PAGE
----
Our first book is by Carl Honore with In Praise of Slowness: Challenging the Cult of Speed which is the US title. Honore is an award winning journalist, author and TED speaker and it was my sincere privilege to speak to him this week. Find the full interview on www.howtobe247.com but here is a snippet:

CARL HONORE

In Praise of Slowness offers both an indictment of and an alternative to the high-speed lifestyle that plagues many people today.

Honore says that we’ve let the idea of time run amuck for the past few centuries. People have always tracked time in some way or another. As far back as the Ice Age, hunters counted the days between lunar phases, carving notches into sticks and bones. Moreover, all great ancient civilizations, like the Egyptians and the Chinese, had their own calendars.

For the greater part of human history, life and work moved slowly, limited by the speed of our bodies and the animals we used in industry and agriculture. After our ancestors learned to measure the years, months and days, they began to chop time into smaller units, like the hours of the day. Later, in the course of the Industrial Revolution, we became slaves to our schedules and dehumanized by the people who are controlled by clocks.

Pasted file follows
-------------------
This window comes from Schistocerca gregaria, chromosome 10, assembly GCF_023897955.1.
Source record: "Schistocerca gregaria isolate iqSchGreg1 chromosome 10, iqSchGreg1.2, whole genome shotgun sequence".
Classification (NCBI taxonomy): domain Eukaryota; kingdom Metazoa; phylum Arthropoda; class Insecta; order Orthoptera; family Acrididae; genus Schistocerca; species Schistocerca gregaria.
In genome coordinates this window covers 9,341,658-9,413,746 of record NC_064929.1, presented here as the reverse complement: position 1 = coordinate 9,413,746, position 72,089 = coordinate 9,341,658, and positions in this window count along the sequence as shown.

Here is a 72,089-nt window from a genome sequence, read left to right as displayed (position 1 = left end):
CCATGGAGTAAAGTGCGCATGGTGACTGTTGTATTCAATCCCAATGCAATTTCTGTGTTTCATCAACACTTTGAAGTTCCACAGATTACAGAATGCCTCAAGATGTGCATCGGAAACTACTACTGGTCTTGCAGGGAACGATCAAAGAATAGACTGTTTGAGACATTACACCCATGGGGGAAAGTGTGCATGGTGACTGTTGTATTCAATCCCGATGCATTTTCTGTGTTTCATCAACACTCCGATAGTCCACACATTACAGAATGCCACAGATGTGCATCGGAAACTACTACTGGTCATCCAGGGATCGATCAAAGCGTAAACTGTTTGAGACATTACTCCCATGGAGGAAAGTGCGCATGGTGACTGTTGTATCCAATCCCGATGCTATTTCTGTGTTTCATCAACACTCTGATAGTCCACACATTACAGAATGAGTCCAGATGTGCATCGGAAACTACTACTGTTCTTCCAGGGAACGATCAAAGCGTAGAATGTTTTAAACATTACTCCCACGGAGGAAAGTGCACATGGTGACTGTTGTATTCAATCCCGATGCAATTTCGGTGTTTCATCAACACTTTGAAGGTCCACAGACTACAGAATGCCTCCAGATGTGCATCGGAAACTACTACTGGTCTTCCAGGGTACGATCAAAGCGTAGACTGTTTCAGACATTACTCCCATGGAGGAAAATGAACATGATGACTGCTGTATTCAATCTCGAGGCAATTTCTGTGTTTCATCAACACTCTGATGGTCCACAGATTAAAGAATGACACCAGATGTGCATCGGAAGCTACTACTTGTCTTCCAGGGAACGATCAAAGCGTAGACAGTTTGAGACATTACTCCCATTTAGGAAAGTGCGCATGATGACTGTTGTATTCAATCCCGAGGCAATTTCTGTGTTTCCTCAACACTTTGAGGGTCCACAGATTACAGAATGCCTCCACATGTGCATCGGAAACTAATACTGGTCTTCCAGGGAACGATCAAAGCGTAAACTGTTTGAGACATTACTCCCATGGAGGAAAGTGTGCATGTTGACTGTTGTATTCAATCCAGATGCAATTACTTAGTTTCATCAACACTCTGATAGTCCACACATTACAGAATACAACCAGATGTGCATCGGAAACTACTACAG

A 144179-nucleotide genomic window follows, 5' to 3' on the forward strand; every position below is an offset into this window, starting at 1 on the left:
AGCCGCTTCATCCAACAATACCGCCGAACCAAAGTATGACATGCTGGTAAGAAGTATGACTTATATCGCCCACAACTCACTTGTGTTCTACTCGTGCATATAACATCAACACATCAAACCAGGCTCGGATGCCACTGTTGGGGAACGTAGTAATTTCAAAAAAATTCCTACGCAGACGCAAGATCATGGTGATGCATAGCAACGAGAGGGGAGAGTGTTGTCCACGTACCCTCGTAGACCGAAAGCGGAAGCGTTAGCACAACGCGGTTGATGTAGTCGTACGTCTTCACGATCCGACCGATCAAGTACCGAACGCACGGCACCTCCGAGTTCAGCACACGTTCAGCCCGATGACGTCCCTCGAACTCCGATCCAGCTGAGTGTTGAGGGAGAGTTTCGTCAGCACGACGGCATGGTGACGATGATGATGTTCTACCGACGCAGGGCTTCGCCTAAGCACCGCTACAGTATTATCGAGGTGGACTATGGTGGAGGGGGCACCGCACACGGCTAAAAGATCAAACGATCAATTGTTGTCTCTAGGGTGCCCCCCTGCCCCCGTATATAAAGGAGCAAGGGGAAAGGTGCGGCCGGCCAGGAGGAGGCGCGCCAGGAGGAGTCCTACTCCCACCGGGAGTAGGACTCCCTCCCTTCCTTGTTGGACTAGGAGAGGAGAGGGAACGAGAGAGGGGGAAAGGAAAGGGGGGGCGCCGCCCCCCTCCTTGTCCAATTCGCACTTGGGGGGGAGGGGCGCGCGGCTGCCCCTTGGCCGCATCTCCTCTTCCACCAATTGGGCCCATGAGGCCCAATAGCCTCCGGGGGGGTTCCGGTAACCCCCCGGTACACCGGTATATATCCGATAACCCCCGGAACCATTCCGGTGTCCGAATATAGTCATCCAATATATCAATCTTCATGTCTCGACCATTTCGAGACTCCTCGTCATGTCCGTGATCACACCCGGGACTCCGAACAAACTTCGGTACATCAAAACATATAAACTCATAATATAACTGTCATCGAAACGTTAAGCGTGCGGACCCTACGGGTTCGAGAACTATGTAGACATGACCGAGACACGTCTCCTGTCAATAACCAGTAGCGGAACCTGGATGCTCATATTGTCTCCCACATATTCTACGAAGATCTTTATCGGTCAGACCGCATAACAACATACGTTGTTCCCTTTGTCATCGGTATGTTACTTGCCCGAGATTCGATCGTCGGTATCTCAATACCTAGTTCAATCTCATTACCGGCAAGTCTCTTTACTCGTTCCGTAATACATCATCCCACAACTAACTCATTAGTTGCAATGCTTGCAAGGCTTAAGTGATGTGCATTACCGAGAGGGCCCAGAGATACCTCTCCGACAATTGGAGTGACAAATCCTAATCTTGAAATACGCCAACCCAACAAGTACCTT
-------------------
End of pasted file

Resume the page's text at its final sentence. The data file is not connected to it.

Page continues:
Hence, Honore talks about large swathes of people joining the Slow Movement, which fights against the tyranny of time pressure.

In our rush to keep up with the speed of modern life, we forget about the pleasure of enjoying existence one bite at a time.

These rushed eating habits and ready-made meals have adverse effects on our bodies. Obesity rates, for instance, are growing, both because we stuff our body with processed food packed with sugar and fat, and because rapid eating doesn’t give our stomachs enough time to tell the brain that we’re full.

But we can learn to deal with food in a more mindful way. For instance, the international movement Slow Food encourages people to grow and cook their own food, and to slowly savor every bite they take. Cooking and eating slowly can be a wonderful way to unwind, like a form of meditation.

And even though Honore says the brain loves speed because speed triggers the release of two chemicals—epinephrine and norepinephrine—Research has shown that people who are used to Slow Thinking are both less stressed and more creative in their everyday tasks. Experts apparently think the brain has two modes of thought: Fast Thinking is rational, analytical and logical, whereas Slow Thinking is intuitive and creative.